Career Outlook
17% projected job growth from 2020-2030

Degree Level
Bachelor's or master's degree

To learn more about working in finance, check out our guide on how to become a financier.

Is Finance Right for Me?

Many types of people work in finance, but most possess a moderate-to-high level of analytical, math, and problem-solving skills. The work usually calls for detail-oriented professionals familiar with computers and technology. While most occupations feature independent work, financial professionals are often good communicators with strong interpersonal or sales skills.

The attractive salaries and growth potential make finance a competitive sector. After completing a bachelor's degree to meet the typical minimum requirements, professionals need to regularly update their education and knowledge to stay up-to-date in the industry. Finance hours vary, but most work 40+ hour full-time jobs in office environments.

Pros and Cons of Working in Finance

Pros of Working in Finance

  • Strong entry-level salaries with growth potential.
  • Large and growing workforce that creates opportunities for new professionals and career changes.
  • Diverse job opportunities, including various organizations, industries, and specializations.
  • Financial skills are in high demand in organizations to help inform business decisions and activities.
  • Intimate knowledge about business and operations, which can open doors and lead to new opportunities in the future.
  • Strong knowledge of financial operations can positively influence professionals' own money management skills.

Cons of Working in Finance

  • Stressful work when trying to hit deadlines and meet quotas.
  • Competitive work environment, which requires regular continuing education and self-improvement.
  • Some positions may require working long hours in a fast-paced environment.
  • Dealing with finances and financial decisions can be very personal and sensitive.
  • Many organizations offer contract positions, which may not provide the same level of security as full-time permanent roles.
  • Activities can get repetitive.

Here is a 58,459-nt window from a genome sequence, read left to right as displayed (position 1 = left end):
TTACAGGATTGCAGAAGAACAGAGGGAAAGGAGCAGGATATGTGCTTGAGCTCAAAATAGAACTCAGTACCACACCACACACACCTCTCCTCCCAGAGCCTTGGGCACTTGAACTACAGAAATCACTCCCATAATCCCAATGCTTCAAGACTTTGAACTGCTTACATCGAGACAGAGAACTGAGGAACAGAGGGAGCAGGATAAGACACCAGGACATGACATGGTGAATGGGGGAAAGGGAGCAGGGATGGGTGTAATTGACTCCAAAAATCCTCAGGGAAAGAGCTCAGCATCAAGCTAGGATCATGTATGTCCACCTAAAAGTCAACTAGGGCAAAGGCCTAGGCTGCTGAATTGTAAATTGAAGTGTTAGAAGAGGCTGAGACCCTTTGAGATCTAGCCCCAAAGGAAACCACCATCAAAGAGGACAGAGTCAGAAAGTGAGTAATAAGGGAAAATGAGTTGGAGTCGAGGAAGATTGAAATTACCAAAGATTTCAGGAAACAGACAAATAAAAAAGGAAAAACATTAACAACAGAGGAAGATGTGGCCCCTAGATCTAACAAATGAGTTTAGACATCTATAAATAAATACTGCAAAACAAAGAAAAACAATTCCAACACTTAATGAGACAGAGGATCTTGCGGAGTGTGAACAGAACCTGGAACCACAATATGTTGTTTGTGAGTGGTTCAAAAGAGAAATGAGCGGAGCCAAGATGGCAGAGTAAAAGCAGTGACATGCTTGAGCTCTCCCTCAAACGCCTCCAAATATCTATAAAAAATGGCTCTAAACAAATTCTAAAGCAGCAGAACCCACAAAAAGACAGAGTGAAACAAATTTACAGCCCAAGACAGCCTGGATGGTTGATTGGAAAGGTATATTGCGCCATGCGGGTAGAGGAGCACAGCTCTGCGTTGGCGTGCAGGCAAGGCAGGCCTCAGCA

The Future of Finance

As the economy continues growing in size and complexity, the demand for financial professionals will follow. The BLS projects 8% growth for the business and financial sector between 2020 and 2030, adding more than 750,000 new jobs during that period.

In the future, the financial sector will aim to digitize, modernize, and personalize more programs and services. This will create opportunities for financial professionals with updated technological skills and consumer experience expertise.

Finance will also continue to drive businesses in their quest to maximize efficiencies, leverage data, improve decision-making, and revise operating models. In addition to increasing organizational investing in entry- and mid-level financial professionals, this could lead to more high-ranking finance positions.

Frequently Asked Questions About Finance

Is finance a competitive field?

Yes. The finance field offers plenty of incentives for aspiring professionals. According to the BLS, median annual wages for business and financial professionals exceeded the median annual wages for all occupations by more than $10,000 in May 2021.

Business and finance education also offers a solid foundation, which gives professionals the opportunity to advance within their field, specialize, or make career changes. This appeals to many prospective students and helps make the discipline part of the most popular major in the country, as per the National Center for Education Statistics.

What are the five principles of finance?

The five principles of finance are: the importance of cash flow, the time value of money, risk and reward, market prices, and problematic conflicts of interest. These principles provide a set of guidelines that can help professionals manage financial decisions more effectively.

Financial professionals should understand these principles and double-check their ideas and plans against them to avoid overlooking something. These principles can be reminders or starting points for many financial discussions and activities.

How much money can I make in finance?

Finance professionals can earn competitive salaries in many positions and industries. In business and financial occupations, the mean annual wage in May 2021 was $82,610, as per the BLS. The lowest 25% of earners in this field made less than $53,410, while the top 25% made more than $100,220.

Some of the largest employment industries paid high mean annual wages in May 2021. For example, company and enterprise management paid $87,310, the federal executive government branches paid $92,030, consulting services paid $92,940, and accounting services paid $82,590.

What are the biggest U.S. finance companies?

According to the Sovereign Wealth Fund Institute, the largest financial holding companies in the country are JPMorgan Chase & Co. and Bank of America, which take up the top two positions globally as well. They each have more than $3.2 trillion in assets.

Citigroup, Wells Fargo, Goldman Sachs, Morgan Stanley, and Berkshire Hathaway Inc. make up the next largest organizations in the nation. Each of these sits in the top 20 globally.